Troubleshooting JavaScript

Superb troubleshooting skills are a must for scripters. This is especially true with JavaScript as scripting engines can be unbelievably unforgiving. They demand that syntax be absolutely perfect.

While we can talk about and study proper syntax until we turn blue, you won't be able to execute a script if you don't have good troubleshooting skills. Why?  Because we are human. We make mistakes. Period. Very minor syntax mistakes such as forgetting a period, using a double quote instead of a single quote or misspelling words are all examples of mistakes that will cost you a properly executing script. Since JavaScript is case sensitive, the chance of making a mistake even with a simple statement is quite good. Get used to it, you will make these mistakes.

If you find yourself tempted to throw in the towel after the 106th attempt at a perfectly executing script, don't. Notice the word "skill." Developing a skill requires time and energy. With persistent practice, you WILL learn!

Luckily, you have the benefit of learning from not only my mistakes, but also the mistakes I saw students make. I've tried to include warnings for the most common blunders in the lessons, as well as a troubleshooting checklist to get you started.

Troubleshooting Checklist
  1. Use Firefox's JavaScript Console (Shift + Control + J)
  2. Use the View Source Chart Firefox extension (A MUST-HAVE!)
  3. See this list of 10 most popular Web development Firefox Add-ons
  4. Use the alert() Method
  5. Use the excellent debugging tool, JSLint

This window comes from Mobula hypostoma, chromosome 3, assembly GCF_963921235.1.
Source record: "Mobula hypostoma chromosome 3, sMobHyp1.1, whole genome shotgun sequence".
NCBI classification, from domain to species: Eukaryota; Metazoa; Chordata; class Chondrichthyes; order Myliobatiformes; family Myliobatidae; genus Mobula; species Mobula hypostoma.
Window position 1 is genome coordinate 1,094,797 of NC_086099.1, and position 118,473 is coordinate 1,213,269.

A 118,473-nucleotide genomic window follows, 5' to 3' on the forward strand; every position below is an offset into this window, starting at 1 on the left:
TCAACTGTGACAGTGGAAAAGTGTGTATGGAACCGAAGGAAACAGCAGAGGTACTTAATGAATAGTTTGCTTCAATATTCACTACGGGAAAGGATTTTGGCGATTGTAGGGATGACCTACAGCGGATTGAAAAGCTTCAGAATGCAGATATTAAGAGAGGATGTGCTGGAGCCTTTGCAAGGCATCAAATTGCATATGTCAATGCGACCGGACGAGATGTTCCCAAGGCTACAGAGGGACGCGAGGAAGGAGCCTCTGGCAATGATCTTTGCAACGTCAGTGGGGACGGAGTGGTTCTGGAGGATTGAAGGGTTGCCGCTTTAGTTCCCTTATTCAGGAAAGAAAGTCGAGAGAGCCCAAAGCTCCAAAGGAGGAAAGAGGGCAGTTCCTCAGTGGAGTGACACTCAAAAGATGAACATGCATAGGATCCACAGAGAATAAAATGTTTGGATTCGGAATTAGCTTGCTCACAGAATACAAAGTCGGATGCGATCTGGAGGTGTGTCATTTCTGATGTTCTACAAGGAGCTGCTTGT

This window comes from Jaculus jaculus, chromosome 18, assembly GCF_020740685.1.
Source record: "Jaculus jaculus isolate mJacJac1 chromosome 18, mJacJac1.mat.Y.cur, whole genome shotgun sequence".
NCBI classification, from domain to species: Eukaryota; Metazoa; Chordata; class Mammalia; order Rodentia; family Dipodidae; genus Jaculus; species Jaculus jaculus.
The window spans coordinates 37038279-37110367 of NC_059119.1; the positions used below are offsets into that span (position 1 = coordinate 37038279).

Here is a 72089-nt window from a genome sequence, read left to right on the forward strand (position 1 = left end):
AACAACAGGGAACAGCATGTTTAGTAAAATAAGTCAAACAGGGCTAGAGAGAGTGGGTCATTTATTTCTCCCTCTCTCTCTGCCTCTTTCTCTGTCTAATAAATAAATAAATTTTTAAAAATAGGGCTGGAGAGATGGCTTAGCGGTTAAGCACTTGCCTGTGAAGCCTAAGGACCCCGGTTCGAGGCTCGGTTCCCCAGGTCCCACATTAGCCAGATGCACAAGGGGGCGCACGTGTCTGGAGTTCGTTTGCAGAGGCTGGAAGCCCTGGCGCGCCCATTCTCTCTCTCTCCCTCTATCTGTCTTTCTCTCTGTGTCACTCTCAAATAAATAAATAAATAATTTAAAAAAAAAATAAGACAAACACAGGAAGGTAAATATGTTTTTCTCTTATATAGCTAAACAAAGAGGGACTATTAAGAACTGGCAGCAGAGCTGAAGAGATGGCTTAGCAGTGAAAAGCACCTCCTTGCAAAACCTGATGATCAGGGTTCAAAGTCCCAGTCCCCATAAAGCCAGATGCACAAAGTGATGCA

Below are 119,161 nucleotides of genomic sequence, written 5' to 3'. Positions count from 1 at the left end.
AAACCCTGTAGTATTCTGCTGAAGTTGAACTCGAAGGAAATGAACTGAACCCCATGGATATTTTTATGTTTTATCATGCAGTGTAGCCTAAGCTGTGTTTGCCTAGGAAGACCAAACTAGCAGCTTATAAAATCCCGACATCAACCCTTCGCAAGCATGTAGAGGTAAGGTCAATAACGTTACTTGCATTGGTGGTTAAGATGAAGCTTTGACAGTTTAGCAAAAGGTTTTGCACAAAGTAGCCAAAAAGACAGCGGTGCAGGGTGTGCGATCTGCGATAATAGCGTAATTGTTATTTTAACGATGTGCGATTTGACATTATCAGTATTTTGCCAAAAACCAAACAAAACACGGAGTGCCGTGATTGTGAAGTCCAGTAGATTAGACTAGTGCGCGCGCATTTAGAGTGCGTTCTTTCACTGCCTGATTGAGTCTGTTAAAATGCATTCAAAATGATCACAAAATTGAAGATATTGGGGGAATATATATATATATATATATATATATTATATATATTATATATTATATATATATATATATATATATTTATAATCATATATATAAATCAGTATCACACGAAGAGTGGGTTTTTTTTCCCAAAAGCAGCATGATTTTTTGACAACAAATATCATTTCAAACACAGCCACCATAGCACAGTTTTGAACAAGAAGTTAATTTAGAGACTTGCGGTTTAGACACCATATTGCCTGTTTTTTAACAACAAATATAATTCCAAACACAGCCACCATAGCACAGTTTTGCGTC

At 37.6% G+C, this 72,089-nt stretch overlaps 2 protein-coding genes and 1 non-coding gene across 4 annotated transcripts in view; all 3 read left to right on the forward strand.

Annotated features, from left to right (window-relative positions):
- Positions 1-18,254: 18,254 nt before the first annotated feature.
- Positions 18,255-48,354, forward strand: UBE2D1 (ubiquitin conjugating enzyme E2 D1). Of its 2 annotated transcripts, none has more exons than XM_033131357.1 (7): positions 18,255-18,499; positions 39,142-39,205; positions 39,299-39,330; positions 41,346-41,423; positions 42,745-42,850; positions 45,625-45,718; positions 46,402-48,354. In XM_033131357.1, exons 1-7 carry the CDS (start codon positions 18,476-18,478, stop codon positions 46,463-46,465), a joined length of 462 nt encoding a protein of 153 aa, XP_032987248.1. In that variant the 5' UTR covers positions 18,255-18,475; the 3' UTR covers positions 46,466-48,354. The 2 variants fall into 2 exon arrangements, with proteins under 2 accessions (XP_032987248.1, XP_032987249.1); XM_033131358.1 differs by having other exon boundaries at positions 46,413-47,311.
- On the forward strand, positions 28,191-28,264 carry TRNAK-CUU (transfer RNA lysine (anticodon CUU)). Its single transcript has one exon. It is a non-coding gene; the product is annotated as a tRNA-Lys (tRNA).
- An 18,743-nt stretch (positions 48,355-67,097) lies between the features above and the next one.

6. Use the typeof Operator
  7. Take A Break

Use the Firefox Browser's JavaScript Console

Shift + Control + J to bring up the console. Be sure to select the "All" option to view all messages, warnings, and errors. Clear the console after each viewing to be sure you're seeing updated logs each time it is launched.

Use View Source Chart

I've written a Firefox add-on called View Source Chart, a DOM inspection tool. If your scripts generate HTML, or you have a very complex site - especially one that is pieced together from server-side, this add-on will save you a lot of debugging time! In fact, some sites are so complex, I do not know how a developer could possibly debug without it.

The the alert() Method

Just as you use DOM inspection tools to display generated HTML, you can use an alert box. To try it, type "javascript:alert(dyNavig)" (without quotes) into the location field of this page. This will display the HTML for this page's navigation. There are many ways to use the alert method for troubleshooting, which you will see throughout this tutorial.

Typeof Operator

The typeof operator is useful for determining the type of data you are working with. If you read the Introduction to JavaScript, you know why that is important.

Take A Break

I can't tell you how many times this has helped me. Sometimes walking away and clearing your head makes all the difference when you get stuck. Try it!


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